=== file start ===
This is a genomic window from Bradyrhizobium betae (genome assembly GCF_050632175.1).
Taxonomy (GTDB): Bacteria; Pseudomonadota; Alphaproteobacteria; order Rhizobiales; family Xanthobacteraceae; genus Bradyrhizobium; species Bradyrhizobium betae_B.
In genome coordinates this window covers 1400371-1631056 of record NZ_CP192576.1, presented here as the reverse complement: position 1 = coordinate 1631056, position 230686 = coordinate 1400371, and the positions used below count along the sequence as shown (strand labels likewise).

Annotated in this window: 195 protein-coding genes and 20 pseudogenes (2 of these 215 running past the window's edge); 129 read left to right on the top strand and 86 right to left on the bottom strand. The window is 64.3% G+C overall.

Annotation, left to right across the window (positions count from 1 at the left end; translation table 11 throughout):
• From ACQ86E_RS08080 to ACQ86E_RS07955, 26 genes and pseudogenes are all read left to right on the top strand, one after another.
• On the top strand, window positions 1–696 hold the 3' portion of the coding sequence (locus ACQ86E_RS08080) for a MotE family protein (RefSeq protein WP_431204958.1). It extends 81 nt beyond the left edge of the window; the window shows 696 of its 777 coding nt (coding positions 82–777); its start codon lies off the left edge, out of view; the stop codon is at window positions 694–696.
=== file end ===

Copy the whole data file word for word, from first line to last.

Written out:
This is a genomic window from Bradyrhizobium betae (genome assembly GCF_050632175.1).
Taxonomy (GTDB): Bacteria; Pseudomonadota; Alphaproteobacteria; order Rhizobiales; family Xanthobacteraceae; genus Bradyrhizobium; species Bradyrhizobium betae_B.
In genome coordinates this window covers 1400371-1631056 of record NZ_CP192576.1, presented here as the reverse complement: position 1 = coordinate 1631056, position 230686 = coordinate 1400371, and the positions used below count along the sequence as shown (strand labels likewise).

Annotated in this window: 195 protein-coding genes and 20 pseudogenes (2 of these 215 running past the window's edge); 129 read left to right on the top strand and 86 right to left on the bottom strand. The window is 64.3% G+C overall.

Annotation, left to right across the window (positions count from 1 at the left end; translation table 11 throughout):
• From ACQ86E_RS08080 to ACQ86E_RS07955, 26 genes and pseudogenes are all read left to right on the top strand, one after another.
• On the top strand, window positions 1–696 hold the 3' portion of the coding sequence (locus ACQ86E_RS08080) for a MotE family protein (RefSeq protein WP_431204958.1). It extends 81 nt beyond the left edge of the window; the window shows 696 of its 777 coding nt (coding positions 82–777); its start codon lies off the left edge, out of view; the stop codon is at window positions 694–696.